The U.S. Food and Drug Administration has approved Novartis AG’s Omnitrope hormone in what could mark a sea change in the stance taken by the FDA on generic biotechnology drugs. This precedent setting event marks the first follow-on version of a previously approved recombinant biotechnology drug in the U.S.

Earlier, a federal judge ordered the FDA to decide after a long delay whether Sandoz can market a version of human growth hormone as a bioequivalent to the one already sold by Pfizer Inc. Sandoz, the generics arm of Novartis, sued the FDA last September for leaving its application for a generic approval in limbo, a move designed to break a stalemate over so-called biogenerics. Under both the Federal Food Drug and Cosmetic Act and the Food Prescription Drug User Fee Act, the FDA is required to either approve or reject new drug applications.

The FDA, however, went out of its way to say the Omnitrope case is not precedent setting, even putting out a question-and-answer sheet to indicate that Omnitrope is not a generic biologic:

Is Omnitrope a generic biologic?

No. Omnitrope is not rated as therapeutically equivalent to (and therefore substitutable for) any of the other approved human growth hormone products. Omnitrope is more appropriately characterized as a “follow-on protein product.”

Is this FDA’s first approval of a follow-on protein product?

No. FDA has approved other follow-on protein products under section 505 of the Food, Drug, and Cosmetic Act. These include GlucaGen (glucagon recombinant for injection), Hylenex (hyaluronidase recombinant human), Hydase and Amphadase (hyaluronidase), and Fortical (calcitonin salmon recombinant) Nasal Spray.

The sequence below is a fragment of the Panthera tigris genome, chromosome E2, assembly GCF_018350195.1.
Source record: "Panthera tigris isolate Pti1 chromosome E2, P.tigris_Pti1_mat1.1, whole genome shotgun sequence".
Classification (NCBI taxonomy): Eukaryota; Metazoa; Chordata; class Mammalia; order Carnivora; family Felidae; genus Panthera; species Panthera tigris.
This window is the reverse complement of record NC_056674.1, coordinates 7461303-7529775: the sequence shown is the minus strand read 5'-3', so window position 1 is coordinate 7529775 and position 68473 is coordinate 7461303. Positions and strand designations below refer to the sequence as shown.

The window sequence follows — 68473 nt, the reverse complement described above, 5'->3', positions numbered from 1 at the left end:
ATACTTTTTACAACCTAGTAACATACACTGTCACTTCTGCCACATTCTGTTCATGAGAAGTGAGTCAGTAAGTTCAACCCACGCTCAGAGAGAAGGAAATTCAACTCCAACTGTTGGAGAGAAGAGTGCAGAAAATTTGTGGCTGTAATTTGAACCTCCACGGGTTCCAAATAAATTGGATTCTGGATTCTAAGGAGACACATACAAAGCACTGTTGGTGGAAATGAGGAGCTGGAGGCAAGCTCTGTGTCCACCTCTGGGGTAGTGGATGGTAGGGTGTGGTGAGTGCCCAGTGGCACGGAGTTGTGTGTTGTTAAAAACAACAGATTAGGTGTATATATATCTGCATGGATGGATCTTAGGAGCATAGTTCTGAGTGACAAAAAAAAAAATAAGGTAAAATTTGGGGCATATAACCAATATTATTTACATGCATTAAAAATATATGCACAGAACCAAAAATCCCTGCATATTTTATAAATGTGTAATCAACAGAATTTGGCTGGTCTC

Does today’s approval of Omnitrope create a new pathway for follow-on versions of all protein products?

No. The approval of Omnitrope in a 505(b)(2) application does not establish a pathway for approval of follow-on products for biological products licensed under section 351 of the Public Heath Service Act, nor does it mean that more complex and/or less well understood proteins approved as drugs under the Food, Drug, and Cosmetic Act could be approved as follow-on products.

The majority of protein products are licensed as biological products under the Public Health Service Act, not approved as drugs under the Food, Drug, and Cosmetic Act. There is no abbreviated approval pathway analogous to 505(b)(2) or 505(j) of the Act for protein products licensed under section 351 of the Public Health Service Act. Such a pathway for the approval or licensure of follow-on protein products under the Public Health Service Act would require new legislation.

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